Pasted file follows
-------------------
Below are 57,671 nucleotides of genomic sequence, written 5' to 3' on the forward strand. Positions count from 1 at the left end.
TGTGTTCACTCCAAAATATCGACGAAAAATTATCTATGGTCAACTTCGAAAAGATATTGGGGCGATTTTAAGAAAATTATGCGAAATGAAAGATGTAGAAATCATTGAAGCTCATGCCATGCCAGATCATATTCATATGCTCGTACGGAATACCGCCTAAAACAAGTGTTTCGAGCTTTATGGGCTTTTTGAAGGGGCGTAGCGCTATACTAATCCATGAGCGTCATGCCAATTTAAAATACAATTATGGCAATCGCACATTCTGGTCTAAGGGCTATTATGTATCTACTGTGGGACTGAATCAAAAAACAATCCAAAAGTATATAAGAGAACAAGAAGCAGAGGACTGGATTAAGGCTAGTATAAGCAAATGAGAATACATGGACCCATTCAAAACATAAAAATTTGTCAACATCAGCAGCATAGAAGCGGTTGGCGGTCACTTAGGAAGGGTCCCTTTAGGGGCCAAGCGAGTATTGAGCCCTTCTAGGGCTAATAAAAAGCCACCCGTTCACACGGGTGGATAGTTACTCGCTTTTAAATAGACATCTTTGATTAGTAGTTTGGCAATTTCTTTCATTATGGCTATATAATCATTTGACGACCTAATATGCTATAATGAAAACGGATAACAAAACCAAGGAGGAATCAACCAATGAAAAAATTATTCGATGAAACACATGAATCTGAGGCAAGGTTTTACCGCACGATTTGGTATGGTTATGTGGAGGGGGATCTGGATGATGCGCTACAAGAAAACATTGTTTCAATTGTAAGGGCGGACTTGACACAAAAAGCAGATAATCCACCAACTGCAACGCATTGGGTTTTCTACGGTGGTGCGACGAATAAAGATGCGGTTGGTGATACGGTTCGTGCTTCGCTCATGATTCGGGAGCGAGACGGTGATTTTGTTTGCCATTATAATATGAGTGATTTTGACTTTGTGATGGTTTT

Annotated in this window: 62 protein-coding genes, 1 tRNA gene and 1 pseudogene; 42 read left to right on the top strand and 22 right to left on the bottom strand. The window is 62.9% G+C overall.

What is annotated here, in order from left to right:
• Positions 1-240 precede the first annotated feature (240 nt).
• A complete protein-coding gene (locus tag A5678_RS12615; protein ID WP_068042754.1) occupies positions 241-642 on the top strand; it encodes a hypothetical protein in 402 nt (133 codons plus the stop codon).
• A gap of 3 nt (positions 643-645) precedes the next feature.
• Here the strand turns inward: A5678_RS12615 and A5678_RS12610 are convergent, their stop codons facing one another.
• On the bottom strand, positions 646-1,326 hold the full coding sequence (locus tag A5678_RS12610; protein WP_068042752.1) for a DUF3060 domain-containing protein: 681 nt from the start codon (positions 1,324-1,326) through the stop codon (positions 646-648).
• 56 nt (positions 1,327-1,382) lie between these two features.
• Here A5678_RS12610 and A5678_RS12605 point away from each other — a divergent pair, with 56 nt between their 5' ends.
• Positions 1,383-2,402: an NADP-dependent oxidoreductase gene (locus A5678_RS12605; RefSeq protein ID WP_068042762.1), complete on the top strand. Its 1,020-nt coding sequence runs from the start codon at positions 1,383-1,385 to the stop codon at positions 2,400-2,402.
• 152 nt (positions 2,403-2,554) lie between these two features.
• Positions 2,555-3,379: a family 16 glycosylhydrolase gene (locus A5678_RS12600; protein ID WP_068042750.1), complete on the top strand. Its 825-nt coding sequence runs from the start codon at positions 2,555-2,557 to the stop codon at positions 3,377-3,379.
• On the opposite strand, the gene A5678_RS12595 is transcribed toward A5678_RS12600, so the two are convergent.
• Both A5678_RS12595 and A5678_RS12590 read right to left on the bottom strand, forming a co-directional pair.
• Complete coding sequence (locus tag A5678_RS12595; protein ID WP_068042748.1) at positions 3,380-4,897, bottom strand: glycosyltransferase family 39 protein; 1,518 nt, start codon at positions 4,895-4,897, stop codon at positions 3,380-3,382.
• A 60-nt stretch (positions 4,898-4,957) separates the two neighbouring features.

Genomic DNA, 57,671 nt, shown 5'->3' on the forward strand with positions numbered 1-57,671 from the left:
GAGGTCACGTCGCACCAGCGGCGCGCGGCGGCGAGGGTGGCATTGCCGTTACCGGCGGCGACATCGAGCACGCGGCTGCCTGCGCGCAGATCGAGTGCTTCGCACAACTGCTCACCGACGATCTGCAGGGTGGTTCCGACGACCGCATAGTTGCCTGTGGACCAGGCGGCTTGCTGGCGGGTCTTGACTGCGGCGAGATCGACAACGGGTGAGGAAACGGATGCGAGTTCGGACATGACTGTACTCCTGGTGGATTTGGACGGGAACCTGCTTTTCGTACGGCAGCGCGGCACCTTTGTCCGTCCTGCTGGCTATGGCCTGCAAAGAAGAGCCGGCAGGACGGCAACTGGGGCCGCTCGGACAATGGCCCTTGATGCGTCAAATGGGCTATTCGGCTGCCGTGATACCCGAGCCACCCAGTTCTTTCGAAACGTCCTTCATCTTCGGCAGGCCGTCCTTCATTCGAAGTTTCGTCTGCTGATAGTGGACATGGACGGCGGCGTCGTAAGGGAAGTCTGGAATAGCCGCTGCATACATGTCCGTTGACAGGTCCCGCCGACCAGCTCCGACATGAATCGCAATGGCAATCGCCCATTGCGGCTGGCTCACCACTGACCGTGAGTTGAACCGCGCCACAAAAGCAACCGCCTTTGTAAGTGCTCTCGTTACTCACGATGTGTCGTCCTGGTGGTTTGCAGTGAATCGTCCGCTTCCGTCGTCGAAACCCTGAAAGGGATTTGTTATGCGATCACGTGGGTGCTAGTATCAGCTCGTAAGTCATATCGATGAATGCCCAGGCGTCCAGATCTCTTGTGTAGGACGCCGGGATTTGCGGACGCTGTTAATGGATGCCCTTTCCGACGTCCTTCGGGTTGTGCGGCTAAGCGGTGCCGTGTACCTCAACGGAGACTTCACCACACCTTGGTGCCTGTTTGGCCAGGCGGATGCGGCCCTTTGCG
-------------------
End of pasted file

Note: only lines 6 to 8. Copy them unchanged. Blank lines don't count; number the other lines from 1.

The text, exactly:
• A complete protein-coding gene (locus tag A5678_RS12615; protein ID WP_068042754.1) occupies positions 241-642 on the top strand; it encodes a hypothetical protein in 402 nt (133 codons plus the stop codon).
• A gap of 3 nt (positions 643-645) precedes the next feature.
• Here the strand turns inward: A5678_RS12615 and A5678_RS12610 are convergent, their stop codons facing one another.